US firms call for overhaul of Irish education
AMERICAN multinational employers have delivered a stinging attack on the Irish education system and called for a fundamental change to the Leaving Certificate points system.
The US companies want problem-solving capabilities rewarded in the exam to encourage the innovation and creativity needed in the economy.
In their submission to a body reviewing higher education, they suggest either a specific problem-solving paper that could be taken to supplement points -- or more points for problem-solving orientated questions.
In a damning indictment of the education system, the American Chamber of Commerce Ireland criticises the reluctance to make the necessary change to the curriculum to adapt to the changing needs, with a new focus on creativity and innovative thinking.
It also highlights too much rote learning, facilitating high grades in the science, technology and engineering subjects that may not reflect the ability of the students to apply their knowledge effectively later in their career.
Poor problem-solving ability has been blamed for the only average performance in maths of Irish 15-year-olds identified in studies conducted by the international think-tank, the OECD.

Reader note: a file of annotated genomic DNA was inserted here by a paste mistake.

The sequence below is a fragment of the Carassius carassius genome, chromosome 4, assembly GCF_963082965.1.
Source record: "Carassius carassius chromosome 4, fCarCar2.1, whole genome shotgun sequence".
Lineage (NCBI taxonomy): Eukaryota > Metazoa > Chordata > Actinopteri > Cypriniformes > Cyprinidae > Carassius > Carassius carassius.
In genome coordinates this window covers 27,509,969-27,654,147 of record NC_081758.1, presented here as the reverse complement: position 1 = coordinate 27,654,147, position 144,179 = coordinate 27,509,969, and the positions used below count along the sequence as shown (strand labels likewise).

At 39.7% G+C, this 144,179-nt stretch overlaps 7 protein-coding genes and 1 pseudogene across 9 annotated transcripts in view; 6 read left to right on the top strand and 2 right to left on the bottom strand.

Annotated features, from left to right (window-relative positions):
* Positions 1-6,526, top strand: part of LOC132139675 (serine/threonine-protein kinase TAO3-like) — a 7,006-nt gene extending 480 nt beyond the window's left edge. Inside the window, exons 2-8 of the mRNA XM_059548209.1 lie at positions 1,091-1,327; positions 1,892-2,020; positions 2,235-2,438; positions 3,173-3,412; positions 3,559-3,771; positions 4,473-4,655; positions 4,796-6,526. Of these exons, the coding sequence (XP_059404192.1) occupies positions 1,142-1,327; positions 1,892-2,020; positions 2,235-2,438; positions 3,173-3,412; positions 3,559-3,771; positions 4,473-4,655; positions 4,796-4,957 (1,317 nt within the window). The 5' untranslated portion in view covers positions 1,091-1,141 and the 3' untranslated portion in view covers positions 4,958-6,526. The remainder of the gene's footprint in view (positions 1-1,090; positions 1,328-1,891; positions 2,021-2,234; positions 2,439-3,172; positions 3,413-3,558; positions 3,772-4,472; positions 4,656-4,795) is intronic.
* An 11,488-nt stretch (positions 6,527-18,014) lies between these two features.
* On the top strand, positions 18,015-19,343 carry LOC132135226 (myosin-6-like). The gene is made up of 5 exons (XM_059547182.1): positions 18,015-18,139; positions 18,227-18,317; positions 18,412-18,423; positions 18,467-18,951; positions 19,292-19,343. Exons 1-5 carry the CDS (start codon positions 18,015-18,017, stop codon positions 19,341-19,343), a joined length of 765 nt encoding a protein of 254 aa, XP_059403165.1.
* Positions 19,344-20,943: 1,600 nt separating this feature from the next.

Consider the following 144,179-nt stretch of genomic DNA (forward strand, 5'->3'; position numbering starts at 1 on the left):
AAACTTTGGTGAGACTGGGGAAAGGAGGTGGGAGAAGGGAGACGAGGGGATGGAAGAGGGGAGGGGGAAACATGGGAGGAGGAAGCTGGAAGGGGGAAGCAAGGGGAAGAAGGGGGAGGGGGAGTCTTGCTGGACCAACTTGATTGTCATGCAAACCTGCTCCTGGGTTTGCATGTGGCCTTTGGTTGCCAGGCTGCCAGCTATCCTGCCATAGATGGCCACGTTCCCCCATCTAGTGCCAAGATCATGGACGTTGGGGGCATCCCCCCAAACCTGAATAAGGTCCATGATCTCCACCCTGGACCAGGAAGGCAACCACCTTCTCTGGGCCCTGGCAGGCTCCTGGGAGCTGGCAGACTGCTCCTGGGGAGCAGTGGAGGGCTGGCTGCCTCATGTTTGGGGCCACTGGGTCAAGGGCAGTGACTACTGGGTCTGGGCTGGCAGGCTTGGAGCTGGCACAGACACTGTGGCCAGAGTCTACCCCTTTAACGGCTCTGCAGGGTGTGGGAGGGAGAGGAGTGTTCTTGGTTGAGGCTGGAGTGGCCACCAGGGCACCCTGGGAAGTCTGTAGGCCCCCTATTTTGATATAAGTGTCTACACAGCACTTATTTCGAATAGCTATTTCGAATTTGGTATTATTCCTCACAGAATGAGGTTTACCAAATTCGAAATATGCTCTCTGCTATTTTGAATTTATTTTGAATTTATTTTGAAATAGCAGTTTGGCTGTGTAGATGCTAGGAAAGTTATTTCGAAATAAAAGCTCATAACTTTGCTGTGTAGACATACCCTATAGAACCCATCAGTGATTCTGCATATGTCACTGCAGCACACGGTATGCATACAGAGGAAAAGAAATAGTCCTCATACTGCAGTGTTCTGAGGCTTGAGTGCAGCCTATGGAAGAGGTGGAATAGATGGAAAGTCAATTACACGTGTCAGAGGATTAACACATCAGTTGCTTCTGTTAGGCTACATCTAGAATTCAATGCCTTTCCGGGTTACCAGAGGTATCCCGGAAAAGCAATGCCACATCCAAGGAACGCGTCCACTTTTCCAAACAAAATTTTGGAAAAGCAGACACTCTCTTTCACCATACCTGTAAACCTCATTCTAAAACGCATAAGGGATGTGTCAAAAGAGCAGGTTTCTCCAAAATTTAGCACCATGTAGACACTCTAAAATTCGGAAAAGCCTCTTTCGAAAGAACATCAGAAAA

Education Minister Batt O'Keeffe is pinning his hopes for an improvement in the national performance on a new hands-on maths curriculum being implemented in second-level schools.
But the American Chamber of Commerce, the main collective voice of US companies in Ireland, says the Leaving Certificate points system should change.
The organisation has put forward its proposals to a review body on higher education set up by Mr O'Keeffe.
American industrial investment is critical to the Irish economy. There are a further 200,000 jobs relying indirectly on that investment.
But the chamber is concerned about the supply of graduates in science, engineering and technology for the economy of the future.
The chamber says that both a broad appreciation of science and the uptake of science and technology subjects by students are a necessary ingredient for Ireland's ambition to become an innovation-driven economy
It points to the growing importance of research capability and say there is a need "to inherently nurture creativity and innovation from an early stage to excite and engage our second-level students towards pursuing a career in these disciplines" .
Innovation and creativity skills could also be developed through courses in entrepreneurial skills for graduates, it adds.
The call for higher points for problem-solving is akin to repeated calls by the employers' group IBEC for bonus points for higher level maths to reward the effort involved, which has been ruled out by the minister.
As part of the drive to promote science and engineering as a career, Engineers Ireland is holding a volunteer day on Thursday, February 11, when engineers will enter classes across the country and spend a few hours working with pre-Junior Certificate students to improve their knowledge and appreciation of maths through puzzles and work sheets.